Ancient Lappa was built on the site of the current village of Argiroupoli, in a verdant, fertile area, which is run through by two streams. Its dominion extended to current Rethymnon, Apokoronas, Agios Vassilios and Sfakia. Idramia (current Dramia) to the north and Finikas (near Loutro Sfakion) on the Libyan Sea shore, were the two ports of Lappa. Even though the city existed at least since the Geometric years, it reached its peak in the Hellenistic and mainly the Roman period. According to mythology, it was founded by king Agamemnon himself, and its residents were renowned warriors.
Even though Lappa was an ally of Knossos, in 220 BC it provided shelter to the people of Lyttos, after their city was utterly destroyed by the Knossians. Later on, it was destroyed by the Romans, however it was soon rebuilt and became more brilliant than ever. Lappa of the Roman years featured luxurious hot baths (thermae) and a mint, while it is reported that there were silver, gold and tin mines in the area. IntheEarlyByzantineperiod, Lappa continued to thrive and it possibly was the Bishop’s see of Lambi; traces of three Early Byzantine basilicas have been spotted in the area of Argiroupoli.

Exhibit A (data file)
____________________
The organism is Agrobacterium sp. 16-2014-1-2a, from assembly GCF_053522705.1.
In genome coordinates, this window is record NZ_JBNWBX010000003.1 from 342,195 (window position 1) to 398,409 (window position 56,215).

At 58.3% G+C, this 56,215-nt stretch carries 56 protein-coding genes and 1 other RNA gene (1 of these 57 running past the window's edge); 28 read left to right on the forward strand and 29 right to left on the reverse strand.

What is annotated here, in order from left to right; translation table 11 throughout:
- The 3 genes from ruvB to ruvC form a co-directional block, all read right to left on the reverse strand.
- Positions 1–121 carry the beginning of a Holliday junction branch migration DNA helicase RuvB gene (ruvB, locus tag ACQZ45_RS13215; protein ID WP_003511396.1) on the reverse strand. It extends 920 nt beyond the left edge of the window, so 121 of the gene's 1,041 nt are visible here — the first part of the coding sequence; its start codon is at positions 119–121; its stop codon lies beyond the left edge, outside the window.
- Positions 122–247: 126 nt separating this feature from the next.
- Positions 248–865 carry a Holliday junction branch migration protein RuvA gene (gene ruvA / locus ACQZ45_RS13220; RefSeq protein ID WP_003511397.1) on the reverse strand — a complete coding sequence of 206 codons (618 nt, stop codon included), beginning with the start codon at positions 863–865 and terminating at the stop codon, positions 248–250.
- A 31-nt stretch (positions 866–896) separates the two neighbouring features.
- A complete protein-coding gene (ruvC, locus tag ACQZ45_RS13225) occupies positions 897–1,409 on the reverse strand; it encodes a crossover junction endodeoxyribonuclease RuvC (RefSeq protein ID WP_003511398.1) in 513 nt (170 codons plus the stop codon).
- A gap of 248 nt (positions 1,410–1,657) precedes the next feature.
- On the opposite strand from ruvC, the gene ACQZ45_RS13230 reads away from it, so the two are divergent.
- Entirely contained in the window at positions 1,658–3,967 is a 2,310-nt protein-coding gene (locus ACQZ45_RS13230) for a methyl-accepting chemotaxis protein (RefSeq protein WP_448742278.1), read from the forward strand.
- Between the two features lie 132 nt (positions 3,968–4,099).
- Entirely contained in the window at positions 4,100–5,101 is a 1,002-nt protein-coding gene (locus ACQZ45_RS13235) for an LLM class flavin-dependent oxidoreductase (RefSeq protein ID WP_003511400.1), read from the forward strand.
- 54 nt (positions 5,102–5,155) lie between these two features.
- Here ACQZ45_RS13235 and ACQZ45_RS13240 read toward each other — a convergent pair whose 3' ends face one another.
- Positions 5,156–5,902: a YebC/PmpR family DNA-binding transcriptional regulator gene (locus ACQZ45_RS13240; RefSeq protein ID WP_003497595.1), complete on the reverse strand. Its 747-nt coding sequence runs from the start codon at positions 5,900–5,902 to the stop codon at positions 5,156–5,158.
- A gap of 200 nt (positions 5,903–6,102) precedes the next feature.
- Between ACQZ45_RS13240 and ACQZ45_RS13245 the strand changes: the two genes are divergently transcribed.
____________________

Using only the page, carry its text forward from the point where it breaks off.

Even though no extensive excavations have been conducted, and there is not an organised archaeological site, traces of the past are evident in several places in the area. The most remarkable monuments to be seen are the Roman thermae and a large Roman cemetery at the location of Pente Partheni (= Five Virgins).
Archaeological finds from the Ancient Lappa area can be seen in the Archaeological Museum of Rethymnon; among these are mosaics depicting hunters and dogs chasing a bear and a deer, several marble statues, etc.
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